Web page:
Extract from the Book of Martyrs by the Rev John Fox, MA - 1833.

"Nevertheless two esquires, namely, Thomas Carew and John Barnehouse, standing at the stake by him, first with fair promises and goodly words, but at length through rough threatenings, willed him to revoke his errors, and to call to our Lady and the saints, and to say, I pray holy Mary, and all the saints of God, &c. To whom, with all meekness, he answered, saying, "No, no; it is God only upon whose name we must call; and we have no other advocate unto him, but only Jesus Christ, who died for us, and now sitteth at the right hand of his Father, to be an advocate for us; and by him must we offer and make our prayers to God, if we will have them to take place and to be heard." With which answer the aforesaid Barnehouse was so enkindled, that he took a furze-bush upon a pike, and having set it on fire, he thrust it unto his face, saying, "Ah! whore son heretic! pray to our Lady, and say, Holy Mary, pray for us, or, by God's wounds, I will make thee do it." To whom the said Thomas Benet, with a humble and a meek spirit, most patiently answered, "Alas, sir! trouble me not. And holding up his hands, he said, "Father, forgive them." Whereupon the gentlemen caused the wood and furzes to be set on fire, and therewith this godly man lifted up his eyes and hands to heaven, saying, "O Lord, receive my spirit." And so, continuing in his prayers, did never stir nor strive, but most patiently abode the cruelty of the fire, until his life was ended. For this the Lord God be praised, and send us his grace and blessing, that at the latter day we may with him enjoy the bliss and joy provided and prepared for the elect children of God.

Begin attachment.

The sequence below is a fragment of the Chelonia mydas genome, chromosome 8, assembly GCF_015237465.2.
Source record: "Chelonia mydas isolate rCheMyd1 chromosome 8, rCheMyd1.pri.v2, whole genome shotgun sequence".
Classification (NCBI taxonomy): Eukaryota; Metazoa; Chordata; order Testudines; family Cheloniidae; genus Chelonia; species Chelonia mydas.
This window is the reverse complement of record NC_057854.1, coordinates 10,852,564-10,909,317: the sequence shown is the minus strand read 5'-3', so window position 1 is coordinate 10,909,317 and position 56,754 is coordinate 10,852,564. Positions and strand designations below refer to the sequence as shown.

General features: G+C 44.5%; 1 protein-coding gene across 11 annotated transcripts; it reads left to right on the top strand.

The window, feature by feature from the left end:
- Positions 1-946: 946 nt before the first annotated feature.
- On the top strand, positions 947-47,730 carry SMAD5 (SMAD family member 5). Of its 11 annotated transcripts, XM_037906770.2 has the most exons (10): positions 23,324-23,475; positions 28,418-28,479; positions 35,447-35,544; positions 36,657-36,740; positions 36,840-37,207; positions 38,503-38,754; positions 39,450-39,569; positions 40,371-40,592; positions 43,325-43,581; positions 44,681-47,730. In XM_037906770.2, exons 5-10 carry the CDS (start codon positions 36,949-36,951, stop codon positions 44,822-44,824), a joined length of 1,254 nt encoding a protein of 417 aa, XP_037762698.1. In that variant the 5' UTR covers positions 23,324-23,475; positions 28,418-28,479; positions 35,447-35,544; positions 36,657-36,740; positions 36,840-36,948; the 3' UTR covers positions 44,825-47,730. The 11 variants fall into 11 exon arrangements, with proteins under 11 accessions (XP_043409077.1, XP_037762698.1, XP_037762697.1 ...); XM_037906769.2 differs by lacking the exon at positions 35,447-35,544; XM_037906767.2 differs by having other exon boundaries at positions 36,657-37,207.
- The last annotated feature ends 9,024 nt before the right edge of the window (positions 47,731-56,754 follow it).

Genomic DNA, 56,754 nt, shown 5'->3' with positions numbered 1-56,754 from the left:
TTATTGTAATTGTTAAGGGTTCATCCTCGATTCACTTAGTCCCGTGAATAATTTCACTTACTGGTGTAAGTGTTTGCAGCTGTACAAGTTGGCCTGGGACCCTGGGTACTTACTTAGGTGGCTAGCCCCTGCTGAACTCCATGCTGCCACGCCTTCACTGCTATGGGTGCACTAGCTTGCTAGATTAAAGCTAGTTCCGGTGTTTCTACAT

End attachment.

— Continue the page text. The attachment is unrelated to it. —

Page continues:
This Benet was burned in a jerkin of neat's leather; at whose burning, such was the devilish rage of the blind people, that well was he or she that could catch a stick or furze to cast into the fire."